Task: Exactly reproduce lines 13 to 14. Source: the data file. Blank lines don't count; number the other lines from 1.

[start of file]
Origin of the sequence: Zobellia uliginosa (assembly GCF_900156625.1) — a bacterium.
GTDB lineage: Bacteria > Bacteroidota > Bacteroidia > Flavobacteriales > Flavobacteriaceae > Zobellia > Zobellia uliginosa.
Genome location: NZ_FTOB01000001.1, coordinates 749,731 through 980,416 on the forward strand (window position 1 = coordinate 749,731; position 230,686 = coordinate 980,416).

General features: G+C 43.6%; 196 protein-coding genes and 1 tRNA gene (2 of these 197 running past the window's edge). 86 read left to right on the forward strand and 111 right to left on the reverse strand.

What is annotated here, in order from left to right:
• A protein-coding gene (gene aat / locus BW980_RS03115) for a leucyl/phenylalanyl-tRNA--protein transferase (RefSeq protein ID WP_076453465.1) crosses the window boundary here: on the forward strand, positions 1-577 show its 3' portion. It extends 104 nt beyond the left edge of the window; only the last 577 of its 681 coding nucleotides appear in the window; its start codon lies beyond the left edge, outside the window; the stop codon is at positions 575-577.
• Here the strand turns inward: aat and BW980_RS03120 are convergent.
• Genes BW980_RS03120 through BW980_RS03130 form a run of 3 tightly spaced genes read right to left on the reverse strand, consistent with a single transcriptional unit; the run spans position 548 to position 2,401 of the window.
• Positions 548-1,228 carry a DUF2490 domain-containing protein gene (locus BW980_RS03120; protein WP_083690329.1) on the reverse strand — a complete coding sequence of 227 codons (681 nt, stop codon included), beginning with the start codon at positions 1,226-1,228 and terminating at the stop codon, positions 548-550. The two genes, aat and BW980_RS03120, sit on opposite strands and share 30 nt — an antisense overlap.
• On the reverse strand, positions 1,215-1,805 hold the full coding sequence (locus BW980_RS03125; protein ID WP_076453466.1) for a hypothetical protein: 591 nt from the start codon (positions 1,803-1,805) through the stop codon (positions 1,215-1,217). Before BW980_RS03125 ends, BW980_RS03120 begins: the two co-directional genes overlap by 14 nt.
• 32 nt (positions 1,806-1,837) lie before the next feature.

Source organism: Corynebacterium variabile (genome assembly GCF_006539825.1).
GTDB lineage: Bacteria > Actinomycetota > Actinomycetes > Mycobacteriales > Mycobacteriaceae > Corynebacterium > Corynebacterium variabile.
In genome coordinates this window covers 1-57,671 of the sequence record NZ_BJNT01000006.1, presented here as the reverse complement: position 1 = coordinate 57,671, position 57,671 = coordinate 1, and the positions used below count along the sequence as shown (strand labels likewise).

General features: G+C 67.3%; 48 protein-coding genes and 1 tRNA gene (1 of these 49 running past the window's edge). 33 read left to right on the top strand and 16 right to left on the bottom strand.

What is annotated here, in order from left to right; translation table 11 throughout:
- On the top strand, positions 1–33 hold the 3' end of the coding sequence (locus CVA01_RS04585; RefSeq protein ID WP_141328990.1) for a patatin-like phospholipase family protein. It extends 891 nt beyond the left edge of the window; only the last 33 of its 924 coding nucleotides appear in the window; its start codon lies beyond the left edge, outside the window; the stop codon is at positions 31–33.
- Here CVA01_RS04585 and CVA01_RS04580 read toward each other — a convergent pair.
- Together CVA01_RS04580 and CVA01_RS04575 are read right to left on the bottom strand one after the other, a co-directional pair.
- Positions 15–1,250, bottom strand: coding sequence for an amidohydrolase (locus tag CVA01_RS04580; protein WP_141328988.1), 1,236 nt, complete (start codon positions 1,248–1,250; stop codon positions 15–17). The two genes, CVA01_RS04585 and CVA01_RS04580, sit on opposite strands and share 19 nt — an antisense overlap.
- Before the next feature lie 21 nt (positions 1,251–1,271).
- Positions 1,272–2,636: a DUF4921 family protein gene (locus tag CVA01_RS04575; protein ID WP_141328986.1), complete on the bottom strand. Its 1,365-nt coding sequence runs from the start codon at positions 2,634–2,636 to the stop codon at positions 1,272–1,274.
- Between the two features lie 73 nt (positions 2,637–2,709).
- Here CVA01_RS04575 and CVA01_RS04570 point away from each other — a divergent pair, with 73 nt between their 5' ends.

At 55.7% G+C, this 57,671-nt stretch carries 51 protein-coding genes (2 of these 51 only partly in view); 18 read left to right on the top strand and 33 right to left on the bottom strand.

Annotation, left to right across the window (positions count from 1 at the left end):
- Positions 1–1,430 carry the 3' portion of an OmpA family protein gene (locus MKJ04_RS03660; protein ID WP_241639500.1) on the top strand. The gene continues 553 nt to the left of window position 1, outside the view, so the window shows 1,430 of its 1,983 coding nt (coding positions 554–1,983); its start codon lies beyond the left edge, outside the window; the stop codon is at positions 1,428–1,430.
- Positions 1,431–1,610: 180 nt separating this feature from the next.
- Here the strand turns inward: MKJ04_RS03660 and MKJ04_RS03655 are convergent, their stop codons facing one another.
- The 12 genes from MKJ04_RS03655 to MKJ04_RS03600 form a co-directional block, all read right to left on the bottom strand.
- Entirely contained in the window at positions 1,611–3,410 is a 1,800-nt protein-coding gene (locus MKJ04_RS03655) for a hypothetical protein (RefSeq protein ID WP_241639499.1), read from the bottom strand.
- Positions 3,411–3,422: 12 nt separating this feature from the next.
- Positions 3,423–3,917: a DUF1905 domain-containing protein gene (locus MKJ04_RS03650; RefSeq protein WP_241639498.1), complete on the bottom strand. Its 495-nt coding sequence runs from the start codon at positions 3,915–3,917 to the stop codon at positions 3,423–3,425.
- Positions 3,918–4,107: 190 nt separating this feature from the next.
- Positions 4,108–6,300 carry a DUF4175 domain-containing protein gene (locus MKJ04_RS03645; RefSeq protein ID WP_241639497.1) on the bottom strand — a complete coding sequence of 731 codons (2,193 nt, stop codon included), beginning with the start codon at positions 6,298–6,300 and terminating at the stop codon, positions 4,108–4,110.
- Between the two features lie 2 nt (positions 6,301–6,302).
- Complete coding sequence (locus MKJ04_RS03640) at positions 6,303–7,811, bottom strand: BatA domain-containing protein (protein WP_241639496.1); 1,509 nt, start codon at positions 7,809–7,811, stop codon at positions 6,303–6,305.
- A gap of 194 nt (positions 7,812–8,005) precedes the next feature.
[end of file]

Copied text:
GTDB lineage: Bacteria > Actinomycetota > Actinomycetes > Mycobacteriales > Mycobacteriaceae > Corynebacterium > Corynebacterium variabile.
In genome coordinates this window covers 1-57,671 of the sequence record NZ_BJNT01000006.1, presented here as the reverse complement: position 1 = coordinate 57,671, position 57,671 = coordinate 1, and the positions used below count along the sequence as shown (strand labels likewise).